Foreign Policy


Have Barack Obama’s initial forays onto the world stage communicated to the world weakness or merely restrained strength?  Personally, I am concerned.  Reports last week indicated that French President Sarkozy in casual conversations following the G20 summit expressed the opinion that President Obama was weak.  Obama’s recent visit to Latin America did nothing to dispel that image.  When treated rudely by foreign leaders such as Hugo Chavez and Daniel Ortega, he did nothing.  Perceived weakness on the international stage is always dangerous, but it is especially dangerous when that perception may encourage foreign states to explicitly test a new President’s mettle. 

There are three pieces, all appearing recently in the Washington Post that address this issue in one way or another.  They are Jackson Diehl’s A World of Trouble for Obama, Eugene Robinson’s When Slapped, Slap Back, and Dan Balz’s Obama’s Gripping Style Overseas.

The Jackson Diehl piece raises especially troubling concerns given that there are no shortage of nations which have reasons to exploit perceived presidential weakness.  The Dan Balz piece as well questions whether Obama’s style projects strength or weakness.  While changes from the arrogant approach of President Bush have been welcomed by most, including this writer, the question is being asked whether Obama is going too far in the opposite direction.  The Eugene Robinson piece is also noteworthy.  Eugene Robinson, it was announced yesterday, is the recipient of the 2009 Pulitzer Prize for commentary.  His selection was apparently due to his commentary about Barack Obama on the 2008 campaign trail.  He knows Barack Obama and is certainly no critic.  Yet he is concerned.  Here is an excerpt from the cited column:

Chávez, Ortega and a few others, however, made a show of being rude. A flash of presidential anger from Obama would have been in order.

… Obama was right to show respect for the leaders of neighboring countries big and small at the Summit of the Americas. Those who were not gracious enough to show respect for him deserved to be given — metaphorically, of course, and in the spirit of hemispheric cooperation — the back of the presidential hand.

I would rather Obama exert a little more toughness now rather than when diplomatically or militarily tested by our enemies.  I fear that the President’s initial international forays and the weak image that he’s projected to date now make the test only a matter of time.   Unless the President can change that image and quickly, he’s going to have to be very tough when tested.  Far better to have projected more toughness in the beginning that having to do so in a crisis.  

There was a great piece on Russia by Anne Applebaum in yesterday morning’s Washington Post.  She explains that the issues with Russia are far more complex than can be solved by the U.S. and Russia “pressing the reset button.”   Unless Russia climbs down off of its high horse (my words here, not hers), no amount of resetting the tone is going to change the Russian government’s fundamental arrogance and desire to play bully on the world stage.  The danger here is that the Obama adminstration play too nice with the bully.  Her conclusion is that the administration’s first Russia move has been a bad one and that it’s time to live in the real world, not a virtual one.  The piece is entitled For Russia, More Than A ’Reset’.   Apologies for not getting this posted yesterday as promised.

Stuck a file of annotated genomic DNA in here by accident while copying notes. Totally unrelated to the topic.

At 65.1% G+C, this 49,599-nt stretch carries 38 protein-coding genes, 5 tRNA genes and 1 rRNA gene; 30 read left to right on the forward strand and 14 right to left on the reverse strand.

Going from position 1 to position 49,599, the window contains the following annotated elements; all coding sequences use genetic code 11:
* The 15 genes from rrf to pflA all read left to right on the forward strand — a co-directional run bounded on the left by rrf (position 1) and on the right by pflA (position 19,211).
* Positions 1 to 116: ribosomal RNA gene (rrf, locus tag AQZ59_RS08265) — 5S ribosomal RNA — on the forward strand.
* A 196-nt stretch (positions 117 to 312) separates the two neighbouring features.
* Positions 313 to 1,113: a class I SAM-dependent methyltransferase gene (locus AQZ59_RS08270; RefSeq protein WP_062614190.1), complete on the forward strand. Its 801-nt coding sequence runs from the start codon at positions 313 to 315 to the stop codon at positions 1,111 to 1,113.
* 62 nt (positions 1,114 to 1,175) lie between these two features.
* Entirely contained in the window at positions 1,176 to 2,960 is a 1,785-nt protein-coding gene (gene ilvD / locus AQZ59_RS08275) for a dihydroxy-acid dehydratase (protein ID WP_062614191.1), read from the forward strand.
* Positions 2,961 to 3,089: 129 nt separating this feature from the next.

For those interested in the United States’ Afghanistan policy, what it is and how it should evolve, there are two excellent Op-eds in today’s New York Times.  I will withhold personal comment.  Both provide excellent perspective, however.  One, by Leslie H. Gelb, is entitled How to Leave Afghanistan.  The other is authored by Max Boot, Frederick Kagan, and Kimberly Kagan and is entitled How To Surge The Taliban.   

While I don’t have any first-hand knowledge of the circumstances surrounding Charles W. Freeman’s decision to withdraw his name from consideration for chairman of the National Intelligence Council, from what I’m reading I gather that a number of zealots had their hand in his political assassination.  I don’t like that single-issues constitutencies have the power to have their way so easily.  I sense that because of this and other faults in our system it is very difficult for this country to ever do the “right thing”.  Heaven forbid we offend a politically powerful special interest group along the way.  Offering information and perspective on this controversy, there is both a story and a column in this morning’s Washington Post.  The story is entitled Intelligence Pick Blames ‘Israel Lobby’ For Withdrawal.  The column, by David S. Broder is entitled The Country’s Loss.  

I am coming to conclude that this is just par for the course in how we do things in this country – half baked.  The problem with half baked is that it isn’t going to get us where we need to go.

There’s a very good piece by Michael Gerson in the Washington Post this morning.  It’s entitled A Week of Revelation.  It is Mr. Gerson’s take on the last week when America began to get a look at the real Barack Obama.  We hadn’t seen the Obama of last week in Candidate Obama but I think it’s safe to conclude that the cobwebs are finally falling away and the real Obama is emerging.  Here are the closing words to Mr. Gerson’s piece:

On defense policy, the peace candidate is not a radical. On economic policy, the post-partisan could hardly be more partisan. Obama does not want to cultivate conservatives; he wants to crush them. And that is a revelation.